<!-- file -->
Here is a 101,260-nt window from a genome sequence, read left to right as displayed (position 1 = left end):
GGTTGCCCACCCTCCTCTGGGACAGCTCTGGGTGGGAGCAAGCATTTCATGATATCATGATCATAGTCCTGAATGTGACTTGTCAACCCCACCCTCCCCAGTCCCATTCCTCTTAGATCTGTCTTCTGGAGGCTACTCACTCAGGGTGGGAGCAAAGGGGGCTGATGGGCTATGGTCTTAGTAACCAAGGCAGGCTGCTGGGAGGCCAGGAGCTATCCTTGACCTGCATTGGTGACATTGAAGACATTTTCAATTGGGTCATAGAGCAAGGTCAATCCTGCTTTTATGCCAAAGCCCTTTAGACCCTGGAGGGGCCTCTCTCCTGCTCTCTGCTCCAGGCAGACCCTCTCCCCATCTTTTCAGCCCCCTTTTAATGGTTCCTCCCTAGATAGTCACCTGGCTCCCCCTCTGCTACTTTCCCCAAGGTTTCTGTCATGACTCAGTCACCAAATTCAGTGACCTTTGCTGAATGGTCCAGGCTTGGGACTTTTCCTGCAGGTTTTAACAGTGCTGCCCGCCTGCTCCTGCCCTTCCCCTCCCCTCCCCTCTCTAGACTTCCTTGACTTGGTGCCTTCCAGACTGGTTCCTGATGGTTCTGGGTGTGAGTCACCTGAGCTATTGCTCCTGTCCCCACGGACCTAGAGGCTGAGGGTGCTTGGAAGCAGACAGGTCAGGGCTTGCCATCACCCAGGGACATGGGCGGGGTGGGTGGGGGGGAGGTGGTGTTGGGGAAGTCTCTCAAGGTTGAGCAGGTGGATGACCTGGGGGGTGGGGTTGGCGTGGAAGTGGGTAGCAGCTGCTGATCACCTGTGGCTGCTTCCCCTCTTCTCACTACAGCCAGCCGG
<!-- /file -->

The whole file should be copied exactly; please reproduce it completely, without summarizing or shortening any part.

Here is a 101,260-nt window from a genome sequence, read left to right as displayed (position 1 = left end):
GGTTGCCCACCCTCCTCTGGGACAGCTCTGGGTGGGAGCAAGCATTTCATGATATCATGATCATAGTCCTGAATGTGACTTGTCAACCCCACCCTCCCCAGTCCCATTCCTCTTAGATCTGTCTTCTGGAGGCTACTCACTCAGGGTGGGAGCAAAGGGGGCTGATGGGCTATGGTCTTAGTAACCAAGGCAGGCTGCTGGGAGGCCAGGAGCTATCCTTGACCTGCATTGGTGACATTGAAGACATTTTCAATTGGGTCATAGAGCAAGGTCAATCCTGCTTTTATGCCAAAGCCCTTTAGACCCTGGAGGGGCCTCTCTCCTGCTCTCTGCTCCAGGCAGACCCTCTCCCCATCTTTTCAGCCCCCTTTTAATGGTTCCTCCCTAGATAGTCACCTGGCTCCCCCTCTGCTACTTTCCCCAAGGTTTCTGTCATGACTCAGTCACCAAATTCAGTGACCTTTGCTGAATGGTCCAGGCTTGGGACTTTTCCTGCAGGTTTTAACAGTGCTGCCCGCCTGCTCCTGCCCTTCCCCTCCCCTCCCCTCTCTAGACTTCCTTGACTTGGTGCCTTCCAGACTGGTTCCTGATGGTTCTGGGTGTGAGTCACCTGAGCTATTGCTCCTGTCCCCACGGACCTAGAGGCTGAGGGTGCTTGGAAGCAGACAGGTCAGGGCTTGCCATCACCCAGGGACATGGGCGGGGTGGGTGGGGGGGAGGTGGTGTTGGGGAAGTCTCTCAAGGTTGAGCAGGTGGATGACCTGGGGGGTGGGGTTGGCGTGGAAGTGGGTAGCAGCTGCTGATCACCTGTGGCTGCTTCCCCTCTTCTCACTACAGCCAGCCGG